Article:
Steve Cohen made some comments about the state of the hedge fund industry at a rare public appearance last night:
“Frankly, I’m blown away by the lack of talent,” Cohen said at the Milken Institute Global Conference in Beverly Hills, California, on May 2. “It’s not easy to find great people. We whittle down the funnel to maybe 2 to 4 percent of the candidates we’re interested in. Talent is really thin.”
Cohen knows more than most of us about the industry he thrived in and dominated for so long. But I can’t help but feeling that it’s not a lack of talent, but a surplus of talent that’s causing the industry-wide failure. The people who go into the hedge fund business are almost always impressive when I meet them and many of them seem to be brilliant. The question is not about if they’re skilled, it’s whether their skill will translate into excess returns for the end investor.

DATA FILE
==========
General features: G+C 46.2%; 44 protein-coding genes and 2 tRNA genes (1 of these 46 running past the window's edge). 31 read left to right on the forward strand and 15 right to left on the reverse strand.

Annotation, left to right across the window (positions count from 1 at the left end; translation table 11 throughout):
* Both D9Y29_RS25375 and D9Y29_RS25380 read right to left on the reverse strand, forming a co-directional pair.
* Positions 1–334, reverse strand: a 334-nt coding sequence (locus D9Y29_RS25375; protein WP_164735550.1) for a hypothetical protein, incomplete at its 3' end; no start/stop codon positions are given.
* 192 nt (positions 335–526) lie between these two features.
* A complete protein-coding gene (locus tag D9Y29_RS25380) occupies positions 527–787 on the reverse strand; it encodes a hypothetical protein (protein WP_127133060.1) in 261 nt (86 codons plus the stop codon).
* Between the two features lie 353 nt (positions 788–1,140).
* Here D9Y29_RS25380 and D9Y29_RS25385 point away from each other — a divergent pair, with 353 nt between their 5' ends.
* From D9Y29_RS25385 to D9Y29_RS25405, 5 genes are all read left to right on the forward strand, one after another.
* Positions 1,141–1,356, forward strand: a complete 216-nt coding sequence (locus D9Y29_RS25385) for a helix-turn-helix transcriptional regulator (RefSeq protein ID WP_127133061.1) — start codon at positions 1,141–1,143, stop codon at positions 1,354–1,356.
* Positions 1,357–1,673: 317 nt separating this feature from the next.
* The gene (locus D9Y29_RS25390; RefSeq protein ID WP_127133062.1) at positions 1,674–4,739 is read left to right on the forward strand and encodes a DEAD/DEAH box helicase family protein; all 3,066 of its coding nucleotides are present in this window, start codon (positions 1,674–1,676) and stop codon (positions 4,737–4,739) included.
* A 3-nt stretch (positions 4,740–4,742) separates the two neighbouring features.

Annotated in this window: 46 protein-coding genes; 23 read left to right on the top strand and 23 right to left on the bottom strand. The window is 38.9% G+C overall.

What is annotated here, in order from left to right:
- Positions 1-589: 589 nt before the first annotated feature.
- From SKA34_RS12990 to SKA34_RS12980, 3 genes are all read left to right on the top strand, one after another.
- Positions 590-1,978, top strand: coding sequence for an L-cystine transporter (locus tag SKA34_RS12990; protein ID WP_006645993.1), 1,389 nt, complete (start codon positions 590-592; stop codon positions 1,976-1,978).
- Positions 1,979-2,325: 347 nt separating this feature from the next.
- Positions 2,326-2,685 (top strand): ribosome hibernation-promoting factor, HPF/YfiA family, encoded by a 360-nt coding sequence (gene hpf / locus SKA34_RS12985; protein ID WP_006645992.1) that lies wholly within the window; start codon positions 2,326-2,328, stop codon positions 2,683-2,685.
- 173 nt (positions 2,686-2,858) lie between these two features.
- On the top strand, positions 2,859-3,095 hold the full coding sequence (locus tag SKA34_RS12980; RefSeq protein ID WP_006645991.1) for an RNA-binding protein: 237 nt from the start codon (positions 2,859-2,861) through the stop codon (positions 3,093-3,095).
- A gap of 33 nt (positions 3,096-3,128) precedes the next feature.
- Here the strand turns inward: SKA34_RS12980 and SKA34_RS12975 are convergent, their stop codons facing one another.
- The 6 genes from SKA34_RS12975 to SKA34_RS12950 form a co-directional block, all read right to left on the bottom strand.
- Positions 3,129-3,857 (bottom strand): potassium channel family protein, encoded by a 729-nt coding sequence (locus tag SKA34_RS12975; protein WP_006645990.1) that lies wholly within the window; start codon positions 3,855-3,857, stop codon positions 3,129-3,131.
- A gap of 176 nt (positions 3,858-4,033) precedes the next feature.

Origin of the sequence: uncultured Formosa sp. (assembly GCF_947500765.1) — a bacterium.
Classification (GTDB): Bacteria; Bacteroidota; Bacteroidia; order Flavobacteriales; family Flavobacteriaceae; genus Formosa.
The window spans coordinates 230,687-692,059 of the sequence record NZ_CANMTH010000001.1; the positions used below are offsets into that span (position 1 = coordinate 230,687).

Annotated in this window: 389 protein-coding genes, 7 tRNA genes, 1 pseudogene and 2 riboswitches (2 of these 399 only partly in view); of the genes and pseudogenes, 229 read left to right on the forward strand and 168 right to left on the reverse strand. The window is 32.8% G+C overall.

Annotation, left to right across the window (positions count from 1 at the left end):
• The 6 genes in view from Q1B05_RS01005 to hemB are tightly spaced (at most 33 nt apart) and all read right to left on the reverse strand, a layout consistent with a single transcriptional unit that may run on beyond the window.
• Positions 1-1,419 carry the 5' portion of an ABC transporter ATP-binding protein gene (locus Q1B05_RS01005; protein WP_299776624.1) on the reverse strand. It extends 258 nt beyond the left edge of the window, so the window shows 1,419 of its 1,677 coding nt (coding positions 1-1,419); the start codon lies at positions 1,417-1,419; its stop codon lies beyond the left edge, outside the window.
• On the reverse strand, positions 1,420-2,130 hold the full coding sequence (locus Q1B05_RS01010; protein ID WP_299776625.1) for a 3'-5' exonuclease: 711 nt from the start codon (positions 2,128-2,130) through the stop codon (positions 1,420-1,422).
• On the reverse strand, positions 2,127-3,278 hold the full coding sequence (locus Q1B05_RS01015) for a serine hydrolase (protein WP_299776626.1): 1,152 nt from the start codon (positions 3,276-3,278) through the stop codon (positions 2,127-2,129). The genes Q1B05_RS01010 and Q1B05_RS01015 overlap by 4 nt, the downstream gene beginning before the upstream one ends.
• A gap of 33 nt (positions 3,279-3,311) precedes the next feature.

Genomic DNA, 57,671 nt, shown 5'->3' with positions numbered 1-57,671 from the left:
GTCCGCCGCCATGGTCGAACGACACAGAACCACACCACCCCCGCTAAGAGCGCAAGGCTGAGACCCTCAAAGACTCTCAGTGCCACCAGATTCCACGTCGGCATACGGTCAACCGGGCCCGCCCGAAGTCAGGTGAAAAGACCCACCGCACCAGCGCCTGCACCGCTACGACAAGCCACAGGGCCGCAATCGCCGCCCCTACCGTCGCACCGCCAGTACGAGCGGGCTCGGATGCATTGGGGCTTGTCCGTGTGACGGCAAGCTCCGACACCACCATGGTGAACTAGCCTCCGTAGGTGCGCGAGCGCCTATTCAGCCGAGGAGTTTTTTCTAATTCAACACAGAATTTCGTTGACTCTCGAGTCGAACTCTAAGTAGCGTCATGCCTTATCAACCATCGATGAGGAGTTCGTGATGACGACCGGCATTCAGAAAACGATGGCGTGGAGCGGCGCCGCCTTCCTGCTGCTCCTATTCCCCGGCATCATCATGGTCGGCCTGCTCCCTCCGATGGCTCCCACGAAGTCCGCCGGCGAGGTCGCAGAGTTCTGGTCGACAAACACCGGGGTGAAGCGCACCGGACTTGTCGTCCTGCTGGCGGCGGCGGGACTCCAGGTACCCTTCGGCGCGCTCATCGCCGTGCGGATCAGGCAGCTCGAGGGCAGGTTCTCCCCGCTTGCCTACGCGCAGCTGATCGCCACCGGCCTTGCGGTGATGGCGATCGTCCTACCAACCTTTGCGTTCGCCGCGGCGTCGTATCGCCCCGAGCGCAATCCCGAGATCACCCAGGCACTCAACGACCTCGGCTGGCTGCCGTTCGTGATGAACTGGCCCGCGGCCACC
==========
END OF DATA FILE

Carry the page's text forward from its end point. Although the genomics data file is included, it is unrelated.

Having thousands of brilliant people all chasing the same goals in a finite market, with almost $3 trillion at their disposal, is probably the real problem. And why wouldn’t they be doing this? The rewards for making it are tremendous, financially, emotionally, socially, etc.
Success attracts the ambitious and profits attract imitation. The industry is a victim of its own success.
There is a limitation to how far you get on talent, intelligence and ability in a game where all of the players are of above average talent, intelligence and ability. Michael Mauboussin calls this the Ted Williams effect. A player today of equal ability does not come anywhere near Ted’s dominance as a hitter, given how much more competitive the league is now than when he played. Or, if it does happen, it’s so rare that to bet on it happening often would be a foolish bet.
Betting on a manager to thoroughly dominate today’s investment markets, reliably and consistently, is equally foolish. Paying up for the privilege of finding out whether or not you wagered on the right player is just bad investing.
Talent isn’t a sure thing when it’s basically a prerequisite.